Giving the Noodle some shape… , from Nick

Blocks of wood are not very effective at holding yarn so we need to carve these a bit. 1st I make a template out of some card stock (6-pack carton) and mark all four sides that need to be carved.
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Here you can see the pattern. Note the upward sweep at the ends. This should keep the yarn from falling off the ends (I hope).
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Since this surface is curved my flat disc sander will not work. Since I don’t feel like using my whittling knife (not that I own one) I attack this hunk of wood with a new toy. A drum sander that fits into my drill press.
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Here’s a video of the process
After the initial shaping I see a slight design flaw. Only a small portion of the top needs to be flat to hold the washer when this thing is screwed into the handle. That means I can have more curved area to hold more yarn.
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So it’s back to the drawing board to modify the template. And remark the arms.
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Here you can see the arm towards the top with more material removed. Much better!
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A cool side effect of gluing two boards together is the pattern the grains make. In the veneering world this effect is call book matching.
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Before I forget I drill a small pilot hole in the center. This will be drilled out after finishing to hold the dowel and screw.
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Next I get to try out my other new toy I’ve been working on for the past week. My new router table! While it’s not complete yet with all it’s guides and fences its ready to go for some round-over action.
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On a router table the bit protrudes from the bottom. This gives the full surface of the table to rest your work piece on. What I’m about to do would be VERY hard to accomplish with a hand router. Installed is a half inch round over bit. This will give the arms some nice shape for the yarn to wrap around (I hope again).
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Here’s a video of my router table being used for the 1st time.
After hitting all the edges with the round over bit and some initial rough sanding here’s where we are at.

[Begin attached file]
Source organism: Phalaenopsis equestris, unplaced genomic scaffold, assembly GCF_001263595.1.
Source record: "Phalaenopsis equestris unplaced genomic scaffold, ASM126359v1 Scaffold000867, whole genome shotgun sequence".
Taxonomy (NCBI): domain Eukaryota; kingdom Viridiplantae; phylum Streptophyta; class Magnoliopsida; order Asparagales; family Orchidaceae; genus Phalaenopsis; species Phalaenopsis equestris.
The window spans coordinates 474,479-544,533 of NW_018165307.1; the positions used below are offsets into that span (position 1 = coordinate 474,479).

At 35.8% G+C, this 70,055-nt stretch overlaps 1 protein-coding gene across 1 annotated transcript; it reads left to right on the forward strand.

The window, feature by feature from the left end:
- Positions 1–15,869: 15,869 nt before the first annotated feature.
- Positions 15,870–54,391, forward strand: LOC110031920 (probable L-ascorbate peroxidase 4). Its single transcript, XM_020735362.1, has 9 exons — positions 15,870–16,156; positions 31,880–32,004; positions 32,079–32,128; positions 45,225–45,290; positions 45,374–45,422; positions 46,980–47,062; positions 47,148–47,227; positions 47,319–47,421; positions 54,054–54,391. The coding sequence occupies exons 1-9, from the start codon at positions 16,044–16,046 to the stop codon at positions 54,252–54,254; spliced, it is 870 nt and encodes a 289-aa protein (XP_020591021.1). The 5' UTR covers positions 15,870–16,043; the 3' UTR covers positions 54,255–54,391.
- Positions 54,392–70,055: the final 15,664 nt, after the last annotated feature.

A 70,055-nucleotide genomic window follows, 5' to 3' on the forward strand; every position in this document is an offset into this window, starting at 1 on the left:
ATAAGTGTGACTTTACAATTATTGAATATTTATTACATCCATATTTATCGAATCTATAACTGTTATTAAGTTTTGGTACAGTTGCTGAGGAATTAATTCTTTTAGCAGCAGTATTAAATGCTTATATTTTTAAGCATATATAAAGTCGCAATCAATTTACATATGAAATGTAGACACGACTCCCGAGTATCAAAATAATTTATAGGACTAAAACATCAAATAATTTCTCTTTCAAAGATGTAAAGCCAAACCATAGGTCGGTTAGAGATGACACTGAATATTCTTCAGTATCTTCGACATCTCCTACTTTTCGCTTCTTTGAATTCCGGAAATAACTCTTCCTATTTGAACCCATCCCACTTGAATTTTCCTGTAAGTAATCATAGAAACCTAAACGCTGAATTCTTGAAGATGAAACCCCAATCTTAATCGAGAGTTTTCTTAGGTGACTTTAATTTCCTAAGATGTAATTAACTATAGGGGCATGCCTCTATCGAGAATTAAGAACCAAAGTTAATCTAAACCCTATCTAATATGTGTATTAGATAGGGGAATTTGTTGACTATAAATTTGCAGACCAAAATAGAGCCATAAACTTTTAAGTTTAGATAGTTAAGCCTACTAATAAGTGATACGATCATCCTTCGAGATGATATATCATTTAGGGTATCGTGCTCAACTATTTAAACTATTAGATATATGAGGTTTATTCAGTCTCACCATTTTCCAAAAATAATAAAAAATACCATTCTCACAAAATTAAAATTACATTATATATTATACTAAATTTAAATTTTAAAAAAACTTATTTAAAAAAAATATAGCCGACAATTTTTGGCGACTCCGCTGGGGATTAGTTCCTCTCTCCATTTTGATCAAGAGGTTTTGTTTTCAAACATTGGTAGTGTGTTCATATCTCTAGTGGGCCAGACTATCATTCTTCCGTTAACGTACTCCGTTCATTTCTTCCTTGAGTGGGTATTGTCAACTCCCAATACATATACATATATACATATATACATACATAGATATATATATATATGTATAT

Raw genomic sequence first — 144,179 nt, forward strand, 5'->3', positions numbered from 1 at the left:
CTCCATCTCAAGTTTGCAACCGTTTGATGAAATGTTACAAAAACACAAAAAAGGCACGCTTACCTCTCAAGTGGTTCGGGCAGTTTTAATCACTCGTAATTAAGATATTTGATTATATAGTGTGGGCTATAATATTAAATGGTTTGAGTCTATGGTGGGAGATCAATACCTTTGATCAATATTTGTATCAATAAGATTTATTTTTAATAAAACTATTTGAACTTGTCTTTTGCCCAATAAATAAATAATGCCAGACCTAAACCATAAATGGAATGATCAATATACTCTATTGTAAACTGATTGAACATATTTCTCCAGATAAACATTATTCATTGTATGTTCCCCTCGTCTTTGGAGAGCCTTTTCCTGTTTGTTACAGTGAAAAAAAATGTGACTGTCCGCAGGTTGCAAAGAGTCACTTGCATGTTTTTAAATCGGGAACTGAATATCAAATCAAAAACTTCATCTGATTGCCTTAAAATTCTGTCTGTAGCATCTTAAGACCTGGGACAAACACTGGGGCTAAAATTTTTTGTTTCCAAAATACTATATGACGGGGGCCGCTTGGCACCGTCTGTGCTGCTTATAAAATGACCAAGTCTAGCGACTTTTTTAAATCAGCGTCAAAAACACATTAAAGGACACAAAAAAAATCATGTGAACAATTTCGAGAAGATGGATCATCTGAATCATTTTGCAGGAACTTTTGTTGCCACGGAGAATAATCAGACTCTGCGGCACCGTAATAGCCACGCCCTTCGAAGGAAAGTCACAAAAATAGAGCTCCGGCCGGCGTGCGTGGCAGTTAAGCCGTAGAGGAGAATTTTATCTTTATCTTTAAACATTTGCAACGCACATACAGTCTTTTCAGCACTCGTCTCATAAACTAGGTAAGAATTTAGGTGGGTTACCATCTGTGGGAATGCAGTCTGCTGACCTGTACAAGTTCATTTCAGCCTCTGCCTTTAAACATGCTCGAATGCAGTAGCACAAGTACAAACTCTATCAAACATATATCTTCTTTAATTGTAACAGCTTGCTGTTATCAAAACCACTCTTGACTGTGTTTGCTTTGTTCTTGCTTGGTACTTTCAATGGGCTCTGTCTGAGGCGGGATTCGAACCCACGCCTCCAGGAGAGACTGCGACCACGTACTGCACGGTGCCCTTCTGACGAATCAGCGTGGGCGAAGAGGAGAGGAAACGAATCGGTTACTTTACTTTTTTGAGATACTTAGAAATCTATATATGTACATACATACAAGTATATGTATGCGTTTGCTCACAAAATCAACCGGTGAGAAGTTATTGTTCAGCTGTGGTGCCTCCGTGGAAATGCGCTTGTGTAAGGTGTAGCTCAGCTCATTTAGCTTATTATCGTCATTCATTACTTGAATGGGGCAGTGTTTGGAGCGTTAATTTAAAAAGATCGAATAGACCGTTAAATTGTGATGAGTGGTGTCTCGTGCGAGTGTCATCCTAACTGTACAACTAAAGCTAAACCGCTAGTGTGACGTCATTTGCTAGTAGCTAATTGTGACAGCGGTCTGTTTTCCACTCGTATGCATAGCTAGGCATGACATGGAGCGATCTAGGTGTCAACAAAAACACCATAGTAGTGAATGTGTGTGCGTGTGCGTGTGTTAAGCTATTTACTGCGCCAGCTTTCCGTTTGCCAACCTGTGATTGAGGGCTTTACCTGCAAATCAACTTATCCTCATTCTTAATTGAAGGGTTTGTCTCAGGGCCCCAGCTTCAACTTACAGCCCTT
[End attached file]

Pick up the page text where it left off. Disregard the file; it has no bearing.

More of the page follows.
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I’m not sure why but I think of a duck when I look at this thing. Maybe I have a future making decoys!
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Niddy Noddy Nick (from Nick, if you hadn’t guessed)

Oodles of Noodles…

OK lets’ get this party started… I’ve been commissioned once again to construct a wooden knitting device. This time a Niddy Noddy. Since I think the name Niddy Noddy sounds completely GHEY you will hear me refer to it as other things. For some reason noodle sticks in my head. So I’ll call it noodle items most of the time.

So a noodle doodle is a thing that spinners (like Shells) can wind their yarn on after spinning. Then it goes on the swift? Then into balls? I’m sure all this process has a reason, but I already know way too much about knitting…

So the wood I picked out is the same as the swift. Poplar. I purposely picked a piece with lots of green “heartwood”. Although in my research I’ve found out the green will eventually brown with exposure to the light. I guess Shells with have to Noodle in the dark if she wants it to stay green. The 1” dowel will make up the “handle” of the noodle.
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1st step is to cut the Poplar 1x2s (same stuff the swift arms are made of) into 12” lengths.
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Net I’ll have to glue two lengths together essentially making a Poplar 2×2 to carve the arms out of. For this I use Titebond III wood glue. Which is also waterproof in case Shells finds herself noodling outside in a mid-western tornado.
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The arms are clamped and set aside to cure overnight.
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Now that is yarn worth looking at.

So my second skein is done. Made from the Bluefaced Leicester roving.
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My desire is to spin laceweight. I am not quite there yet. But after spinning, plying, washing, whacking, and hanging to dry with a weight on the bottom, I have what I am pretty sure could be called fingering weight. There are still some slubby parts, but not anything to be concerned about. I am very very proud of this one! Socks for Riley coming up!

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Also, I wanted to mention that since I do not yet have a niddy noddy, Nicks swift came in so handy! When I finished spinning, I set the bobbin on the lazy kate, put it up on the table, threaded the yarn through the eyelet of the ball winder, and wound the whole thing on the swift. Worked fantastically!
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Now I just have to figure out why my wheel is screaming at me.

Now for your fiber of the day. Today’s fiber comes from C*Eye*Ber Fiber. This one is also 50/50 Merino Tencel. It is shiny but not as shiny as the other. I just loved the silvery tones of this one.
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